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The One Question Reporters Never Ask Candidates

(0) Comments | Posted November 20, 2015 | 2:56 PM

Candidates for public office, especially at the state and national levels, are never asked this central question of politics: "Since the people are sovereign under our Constitution, how do you specifically propose to restore power to the people in their various roles as voters, taxpayers, workers and consumers?"

Imagine that...

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For America's Unbanked: Re-establishing the Postal Savings Bank

(31) Comments | Posted November 13, 2015 | 6:52 PM

Fact: Tens of millions of Americans do not have a bank account. As a result, many of these Americans spend a reported $89 billion annually in interest and fees by using predatory services such as payday loan and check cashing services. It's a perpetuating cycle of poverty in which the...

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CEO Richard Master Masterminds Full Medicare for All

(0) Comments | Posted November 6, 2015 | 7:26 PM

Just when the prospects for single-payer or full Medicare for everyone, with free choice of doctors and hospitals, appear to be going nowhere, from Pennsylvania's Lehigh Valley comes a stirring that could go national and make single-payer a reality.

Throwing down the gauntlet on the grounds of efficiency and humanness,...

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An Open Letter To Chairwoman Yellen From the Savers of America

(105) Comments | Posted October 30, 2015 | 8:00 PM

Dear Chairwoman Janet Yellen:

We are a group of humble savers in traditional bank savings and money market accounts who are frustrated because, like millions of other Americans over the past six years, we are getting near zero interest. We want to know why the Federal Reserve, funded and heavily...

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Why Is the So-Called Congressional Freedom Caucus Frozen Against a Living Minimum Wage?

(213) Comments | Posted October 22, 2015 | 9:18 PM

Over the past year, there have been significant advances in wages for working-class Americans. Many cities and states have increased their minimum wages providing millions of Americans with a long overdue raise. In Congress, however, progress is nonexistent. Between party infighting, futile "Obamacare" repeal efforts and corporate lobbying, there has...

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The Democrats' Presidential Debates: Underway and Underwhelming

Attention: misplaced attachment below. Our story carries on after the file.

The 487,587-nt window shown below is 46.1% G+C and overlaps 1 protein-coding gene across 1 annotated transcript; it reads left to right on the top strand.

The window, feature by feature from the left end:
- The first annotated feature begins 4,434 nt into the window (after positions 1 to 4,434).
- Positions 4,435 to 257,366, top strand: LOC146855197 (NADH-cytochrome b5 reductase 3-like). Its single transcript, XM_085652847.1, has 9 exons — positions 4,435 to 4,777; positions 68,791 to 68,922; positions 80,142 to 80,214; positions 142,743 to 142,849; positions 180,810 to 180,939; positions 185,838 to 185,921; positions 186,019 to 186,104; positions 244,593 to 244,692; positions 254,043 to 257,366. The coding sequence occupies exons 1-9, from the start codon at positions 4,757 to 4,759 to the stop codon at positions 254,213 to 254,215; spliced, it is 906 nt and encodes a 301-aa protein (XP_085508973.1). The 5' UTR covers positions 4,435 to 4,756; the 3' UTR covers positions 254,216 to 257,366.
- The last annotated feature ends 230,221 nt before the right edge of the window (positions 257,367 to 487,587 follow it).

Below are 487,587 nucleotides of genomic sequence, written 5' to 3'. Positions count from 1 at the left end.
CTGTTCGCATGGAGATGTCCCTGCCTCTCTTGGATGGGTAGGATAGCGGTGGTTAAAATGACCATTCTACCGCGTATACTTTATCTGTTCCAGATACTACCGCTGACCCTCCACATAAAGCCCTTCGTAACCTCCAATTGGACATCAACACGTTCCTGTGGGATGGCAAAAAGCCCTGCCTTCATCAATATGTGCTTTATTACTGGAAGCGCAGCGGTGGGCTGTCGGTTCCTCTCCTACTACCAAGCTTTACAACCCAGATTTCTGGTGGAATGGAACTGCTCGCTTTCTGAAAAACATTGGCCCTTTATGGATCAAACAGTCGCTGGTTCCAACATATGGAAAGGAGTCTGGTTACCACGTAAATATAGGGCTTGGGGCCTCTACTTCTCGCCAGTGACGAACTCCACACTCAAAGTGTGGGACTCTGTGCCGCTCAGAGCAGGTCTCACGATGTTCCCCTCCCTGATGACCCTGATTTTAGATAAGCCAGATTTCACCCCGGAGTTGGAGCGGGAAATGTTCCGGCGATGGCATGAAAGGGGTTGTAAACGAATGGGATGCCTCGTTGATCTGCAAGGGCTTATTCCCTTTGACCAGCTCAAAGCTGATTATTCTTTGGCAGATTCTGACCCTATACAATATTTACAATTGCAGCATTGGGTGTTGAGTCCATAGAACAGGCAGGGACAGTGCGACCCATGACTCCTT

(254) Comments | Posted October 16, 2015 | 8:17 PM

Who thought this up - Giving a private corporation (CNN) control of a presidential debate? In the most recent Democratic presidential debate, CNN controlled which candidates were invited, who asked what questions, and the location, Las Vegas - the glittering, gambling center of America. This is a mirror image of...

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Afghanistan and Iraq: Lessons for the Imperial

(0) Comments | Posted October 9, 2015 | 5:45 PM

The photographs in the New York Times told contrasting stories last week. One showed two Taliban soldiers in civilian clothes and sandals, with their rifles, standing in front of a captured U.N. vehicle. The Taliban forces had taken the northern provincial capital of Kunduz. The other photograph showed Afghan army...

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Monsanto and Its Promoters vs. Freedom of Information

(33) Comments | Posted October 2, 2015 | 8:28 PM

Next year, the federal Freedom of Information Act (FOIA) will celebrate its 50th anniversary as one of the finest laws our Congress has ever passed. It is a vital investigative tool for exposing government and corporate wrongdoing.

The FOIA was championed by Congressman John E. Moss (D-CA), who strove to...

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Mass Media: Raise Your Expectations for Your Country

(14) Comments | Posted September 25, 2015 | 2:24 PM

The mass media, with usual exceptions, have allowed themselves to be pulled down to the level of the political circus. If the Republican Party's early primary campaigns for the presidential nomination had an elephant and a clown car, Ringling Brothers would be in trouble. It is hard for the Republican...